Anil Seth is a British Professor of Computational and Cognitive Neuroscience at the University of Sussex. He wrote an extremely interesting book about the predictive mind called Being You: A New Science of Consciousness. In it, he states that the brain is an organ enclosed in a ‘bony container’. It’s dark in there and it doesn’t see, hear, or feel.
However, it manages to almost continually perform constant predictive simulations on the external world. It tells you who to trust and who not. It tells you when to be cautious, what dangers to worry about, and what plans to put into action. Its future speculations allow you to better survive.
The predictive mind and the neural machine that governs it
It may surprise you, but your beliefs are a product of your predictive mind. These ideological principles that you harbor in your brain are nothing more than assumptions about what you believe to be true. Also, what you believe may happen in certain contexts and situations.
These thought patterns allow you to move through the world by assuming that reality and the people who make it up are predictable, at least to some degree. That said, as you well know, you’re often wrong, but this mechanism is precisely what governs your predictive mind. Likewise, your ability to anticipate probabilities is governed by a specific neural mechanism.
Dr. Daniel L. Schacter of Harvard University explained in an investigation that the brain has a complex network of neurons specialized in two specific processes. These are analyzing the past (experience) and predicting the future. This neural network connects with regions such as the medial temporal lobe, medial prefrontal cortex, lateral temporal cortex, and posterior regions of the medial and lateral parietal cortex.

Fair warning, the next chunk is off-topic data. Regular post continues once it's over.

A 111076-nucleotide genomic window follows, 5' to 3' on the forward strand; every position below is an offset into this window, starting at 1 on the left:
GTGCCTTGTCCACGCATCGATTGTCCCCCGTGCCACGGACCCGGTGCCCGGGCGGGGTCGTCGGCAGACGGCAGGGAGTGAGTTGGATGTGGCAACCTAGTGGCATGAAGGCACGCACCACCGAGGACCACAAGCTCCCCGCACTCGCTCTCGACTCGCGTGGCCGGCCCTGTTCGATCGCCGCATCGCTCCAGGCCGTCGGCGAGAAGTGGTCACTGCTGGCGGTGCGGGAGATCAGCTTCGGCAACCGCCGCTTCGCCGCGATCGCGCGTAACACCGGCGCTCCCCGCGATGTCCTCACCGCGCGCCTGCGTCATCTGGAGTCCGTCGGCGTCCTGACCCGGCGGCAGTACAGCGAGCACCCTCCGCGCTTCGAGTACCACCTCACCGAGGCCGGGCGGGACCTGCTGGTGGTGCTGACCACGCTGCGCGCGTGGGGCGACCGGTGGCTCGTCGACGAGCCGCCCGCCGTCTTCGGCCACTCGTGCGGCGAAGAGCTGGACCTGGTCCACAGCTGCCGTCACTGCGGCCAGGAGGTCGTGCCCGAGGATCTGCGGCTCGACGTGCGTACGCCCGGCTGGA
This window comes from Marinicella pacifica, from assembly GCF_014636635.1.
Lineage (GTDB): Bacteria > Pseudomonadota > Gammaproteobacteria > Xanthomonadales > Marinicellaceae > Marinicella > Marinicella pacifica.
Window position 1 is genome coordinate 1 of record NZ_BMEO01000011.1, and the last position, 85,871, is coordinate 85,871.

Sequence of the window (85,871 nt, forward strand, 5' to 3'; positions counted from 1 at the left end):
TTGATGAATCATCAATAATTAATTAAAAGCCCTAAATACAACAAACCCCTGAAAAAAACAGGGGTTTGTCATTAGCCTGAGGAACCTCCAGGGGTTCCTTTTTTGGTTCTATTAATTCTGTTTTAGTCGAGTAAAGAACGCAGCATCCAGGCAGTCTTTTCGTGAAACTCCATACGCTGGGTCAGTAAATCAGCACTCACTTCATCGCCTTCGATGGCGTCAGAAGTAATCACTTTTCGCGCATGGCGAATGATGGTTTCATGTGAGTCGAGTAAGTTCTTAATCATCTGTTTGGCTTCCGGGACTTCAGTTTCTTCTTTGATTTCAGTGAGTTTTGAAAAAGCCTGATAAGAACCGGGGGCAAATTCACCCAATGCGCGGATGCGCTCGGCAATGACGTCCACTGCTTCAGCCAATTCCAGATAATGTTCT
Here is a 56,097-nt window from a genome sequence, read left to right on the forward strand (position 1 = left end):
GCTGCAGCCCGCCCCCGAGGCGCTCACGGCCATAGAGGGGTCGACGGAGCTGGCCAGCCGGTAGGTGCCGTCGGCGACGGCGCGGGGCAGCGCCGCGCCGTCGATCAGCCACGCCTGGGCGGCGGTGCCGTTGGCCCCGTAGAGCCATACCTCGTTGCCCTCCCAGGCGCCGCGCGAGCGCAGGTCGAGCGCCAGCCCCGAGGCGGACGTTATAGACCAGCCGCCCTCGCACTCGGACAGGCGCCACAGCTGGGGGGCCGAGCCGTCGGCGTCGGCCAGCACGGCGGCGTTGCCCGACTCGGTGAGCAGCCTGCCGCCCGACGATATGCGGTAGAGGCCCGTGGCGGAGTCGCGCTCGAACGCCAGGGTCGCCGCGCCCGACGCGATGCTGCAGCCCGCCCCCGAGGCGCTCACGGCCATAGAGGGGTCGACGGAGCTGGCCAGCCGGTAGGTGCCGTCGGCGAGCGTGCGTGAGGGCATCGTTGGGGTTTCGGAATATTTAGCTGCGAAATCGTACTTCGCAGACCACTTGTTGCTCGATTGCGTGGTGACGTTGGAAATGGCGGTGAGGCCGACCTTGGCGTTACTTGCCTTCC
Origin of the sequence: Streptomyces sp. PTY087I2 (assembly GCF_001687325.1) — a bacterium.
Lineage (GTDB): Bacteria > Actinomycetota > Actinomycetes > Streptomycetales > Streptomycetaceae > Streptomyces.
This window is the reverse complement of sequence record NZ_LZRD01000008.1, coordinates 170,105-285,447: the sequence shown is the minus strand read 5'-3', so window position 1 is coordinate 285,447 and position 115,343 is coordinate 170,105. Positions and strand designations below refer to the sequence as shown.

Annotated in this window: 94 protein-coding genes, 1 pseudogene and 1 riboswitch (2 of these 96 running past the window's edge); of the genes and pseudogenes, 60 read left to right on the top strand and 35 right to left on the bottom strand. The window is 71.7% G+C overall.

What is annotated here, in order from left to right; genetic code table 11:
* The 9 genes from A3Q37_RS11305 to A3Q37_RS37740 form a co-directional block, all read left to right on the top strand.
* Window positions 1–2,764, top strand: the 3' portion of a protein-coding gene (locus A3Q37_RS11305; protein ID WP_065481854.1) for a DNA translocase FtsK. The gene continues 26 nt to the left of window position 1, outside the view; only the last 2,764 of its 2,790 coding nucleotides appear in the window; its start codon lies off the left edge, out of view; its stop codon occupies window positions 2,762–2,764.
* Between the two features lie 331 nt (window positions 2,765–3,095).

The predictive mind allows you to prepare for tomorrow by remembering yesterday.
The brain: an almost perfect organ
However, the predictive mind makes mistakes. Indeed, your brain isn’t a perfect machine and, like any analyst of probabilities, it sometimes fails. As do, for example, your beliefs, expectations, and assumptions. Is this a bad thing? Not at all, it’s quite the opposite.
As a matter of fact, being wrong in your guesses when predicting the future allows you to learn from your reasonings. It’s experience gained. Furthermore, it makes it easier for you to store more data so that you can make more efficient inferences later. After all, no one has the power to always and accurately predict what’s going to happen.It might interest you...
All cited sources were thoroughly reviewed by our team to ensure their quality, reliability, currency, and validity. The bibliography of this article was considered reliable and of academic or scientific accuracy.
- Seligman ME, Railton P, Baumeister RF, Sripada C. Navigating Into the Future or Driven by the Past. Perspect Psychol Sci. 2013;8(2):119-141. doi:10.1177/1745691612474317
- Schacter, D., Addis, D. & Buckner, R. Remembering the past to imagine the future: the prospective brain. Nat Rev Neurosci 8, 657–661 (2007). https://doi.org/10.1038/nrn2213
- Michael Pollan, How to Change Your Mind: What the New Science of Psychedelics Teaches Us about Consciousness, Dying, Addiction, Depression, and Transcendence (New York: Penguin Press, 2018).